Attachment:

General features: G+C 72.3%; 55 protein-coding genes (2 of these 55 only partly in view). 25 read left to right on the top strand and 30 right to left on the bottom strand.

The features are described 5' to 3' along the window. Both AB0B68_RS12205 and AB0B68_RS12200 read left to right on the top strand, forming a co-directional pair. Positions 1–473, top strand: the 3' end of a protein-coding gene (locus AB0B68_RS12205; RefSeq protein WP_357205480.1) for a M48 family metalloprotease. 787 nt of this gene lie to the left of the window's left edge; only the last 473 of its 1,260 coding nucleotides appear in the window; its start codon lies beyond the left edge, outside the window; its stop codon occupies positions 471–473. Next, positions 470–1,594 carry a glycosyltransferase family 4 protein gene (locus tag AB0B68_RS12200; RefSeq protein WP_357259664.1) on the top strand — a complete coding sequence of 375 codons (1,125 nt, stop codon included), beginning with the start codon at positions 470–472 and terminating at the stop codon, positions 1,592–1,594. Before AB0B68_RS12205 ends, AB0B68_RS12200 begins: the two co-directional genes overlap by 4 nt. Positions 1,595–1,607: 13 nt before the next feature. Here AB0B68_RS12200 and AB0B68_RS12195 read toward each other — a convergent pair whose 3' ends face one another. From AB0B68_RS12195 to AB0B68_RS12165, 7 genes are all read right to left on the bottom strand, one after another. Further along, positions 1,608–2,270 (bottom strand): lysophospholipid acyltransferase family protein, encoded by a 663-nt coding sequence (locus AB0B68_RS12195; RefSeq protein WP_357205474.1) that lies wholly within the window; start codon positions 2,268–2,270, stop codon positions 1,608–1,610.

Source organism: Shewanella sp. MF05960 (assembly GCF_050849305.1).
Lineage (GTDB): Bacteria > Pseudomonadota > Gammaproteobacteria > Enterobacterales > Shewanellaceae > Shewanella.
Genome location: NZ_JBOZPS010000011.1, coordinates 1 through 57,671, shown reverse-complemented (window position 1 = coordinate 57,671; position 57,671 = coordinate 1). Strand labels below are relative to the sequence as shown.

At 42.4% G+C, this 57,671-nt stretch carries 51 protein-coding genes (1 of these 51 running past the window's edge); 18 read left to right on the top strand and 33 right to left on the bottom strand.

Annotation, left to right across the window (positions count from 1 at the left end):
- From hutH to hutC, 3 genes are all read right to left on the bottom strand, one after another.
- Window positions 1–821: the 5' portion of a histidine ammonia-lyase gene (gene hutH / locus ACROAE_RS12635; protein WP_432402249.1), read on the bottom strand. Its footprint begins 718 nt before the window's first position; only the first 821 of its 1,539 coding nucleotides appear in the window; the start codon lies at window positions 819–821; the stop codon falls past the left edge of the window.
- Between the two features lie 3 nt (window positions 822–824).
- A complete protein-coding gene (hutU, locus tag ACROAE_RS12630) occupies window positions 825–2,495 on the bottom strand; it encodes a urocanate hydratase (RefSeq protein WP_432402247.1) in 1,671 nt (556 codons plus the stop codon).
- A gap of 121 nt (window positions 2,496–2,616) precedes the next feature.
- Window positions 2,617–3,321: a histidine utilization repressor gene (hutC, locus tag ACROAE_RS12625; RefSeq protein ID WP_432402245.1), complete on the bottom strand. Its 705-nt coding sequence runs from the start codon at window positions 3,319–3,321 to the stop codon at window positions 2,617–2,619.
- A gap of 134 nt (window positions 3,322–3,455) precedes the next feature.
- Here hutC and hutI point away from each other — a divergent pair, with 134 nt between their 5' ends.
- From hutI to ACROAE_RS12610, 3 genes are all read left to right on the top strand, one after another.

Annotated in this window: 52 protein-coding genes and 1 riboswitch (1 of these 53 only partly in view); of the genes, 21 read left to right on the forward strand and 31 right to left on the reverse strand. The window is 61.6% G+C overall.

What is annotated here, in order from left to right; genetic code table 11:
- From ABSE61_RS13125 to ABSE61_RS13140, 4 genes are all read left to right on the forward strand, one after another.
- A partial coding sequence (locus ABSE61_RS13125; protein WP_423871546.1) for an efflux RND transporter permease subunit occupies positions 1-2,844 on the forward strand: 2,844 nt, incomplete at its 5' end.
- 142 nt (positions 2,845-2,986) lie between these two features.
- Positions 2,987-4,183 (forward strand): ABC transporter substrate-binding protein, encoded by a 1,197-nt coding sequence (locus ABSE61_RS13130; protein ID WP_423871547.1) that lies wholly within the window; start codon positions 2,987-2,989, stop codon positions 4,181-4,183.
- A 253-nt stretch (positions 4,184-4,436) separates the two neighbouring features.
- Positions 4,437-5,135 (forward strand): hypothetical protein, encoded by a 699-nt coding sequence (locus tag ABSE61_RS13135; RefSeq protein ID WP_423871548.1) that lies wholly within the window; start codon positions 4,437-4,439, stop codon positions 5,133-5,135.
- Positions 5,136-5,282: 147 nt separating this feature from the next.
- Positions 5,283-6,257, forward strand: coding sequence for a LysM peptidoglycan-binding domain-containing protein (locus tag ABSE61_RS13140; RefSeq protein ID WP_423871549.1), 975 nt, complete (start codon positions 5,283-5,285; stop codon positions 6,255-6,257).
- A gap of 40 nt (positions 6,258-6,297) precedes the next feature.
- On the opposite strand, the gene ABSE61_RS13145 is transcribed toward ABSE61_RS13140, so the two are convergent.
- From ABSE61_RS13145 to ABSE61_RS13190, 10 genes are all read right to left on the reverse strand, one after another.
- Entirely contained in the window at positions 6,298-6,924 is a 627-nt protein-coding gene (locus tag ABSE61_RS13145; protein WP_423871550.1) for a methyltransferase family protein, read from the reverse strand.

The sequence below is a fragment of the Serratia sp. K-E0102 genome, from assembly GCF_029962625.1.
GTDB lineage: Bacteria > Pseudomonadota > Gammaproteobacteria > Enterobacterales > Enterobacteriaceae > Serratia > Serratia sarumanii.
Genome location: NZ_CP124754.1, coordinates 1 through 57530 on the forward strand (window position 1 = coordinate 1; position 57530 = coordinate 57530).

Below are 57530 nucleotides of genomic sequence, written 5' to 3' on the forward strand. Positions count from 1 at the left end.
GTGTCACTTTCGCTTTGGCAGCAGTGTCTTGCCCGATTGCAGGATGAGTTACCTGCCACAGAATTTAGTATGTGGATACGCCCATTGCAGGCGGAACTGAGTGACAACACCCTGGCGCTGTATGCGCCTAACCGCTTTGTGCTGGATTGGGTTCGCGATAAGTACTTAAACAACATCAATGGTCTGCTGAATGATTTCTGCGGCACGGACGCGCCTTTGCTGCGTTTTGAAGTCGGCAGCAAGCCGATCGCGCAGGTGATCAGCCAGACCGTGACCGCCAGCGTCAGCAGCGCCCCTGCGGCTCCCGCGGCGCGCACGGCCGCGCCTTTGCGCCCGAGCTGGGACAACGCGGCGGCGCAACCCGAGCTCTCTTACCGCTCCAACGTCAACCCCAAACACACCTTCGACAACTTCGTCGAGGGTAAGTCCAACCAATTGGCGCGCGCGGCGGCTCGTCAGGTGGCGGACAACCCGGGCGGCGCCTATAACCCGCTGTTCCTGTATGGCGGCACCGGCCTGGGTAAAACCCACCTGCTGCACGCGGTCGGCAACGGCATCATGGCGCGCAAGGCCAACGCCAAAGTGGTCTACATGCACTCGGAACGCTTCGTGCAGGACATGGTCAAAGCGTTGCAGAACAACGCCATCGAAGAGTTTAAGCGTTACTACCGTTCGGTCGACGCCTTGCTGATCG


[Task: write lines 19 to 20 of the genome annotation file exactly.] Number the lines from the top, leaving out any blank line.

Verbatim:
- From ABSE61_RS13125 to ABSE61_RS13140, 4 genes are all read left to right on the forward strand, one after another.
- A partial coding sequence (locus ABSE61_RS13125; protein WP_423871546.1) for an efflux RND transporter permease subunit occupies positions 1-2,844 on the forward strand: 2,844 nt, incomplete at its 5' end.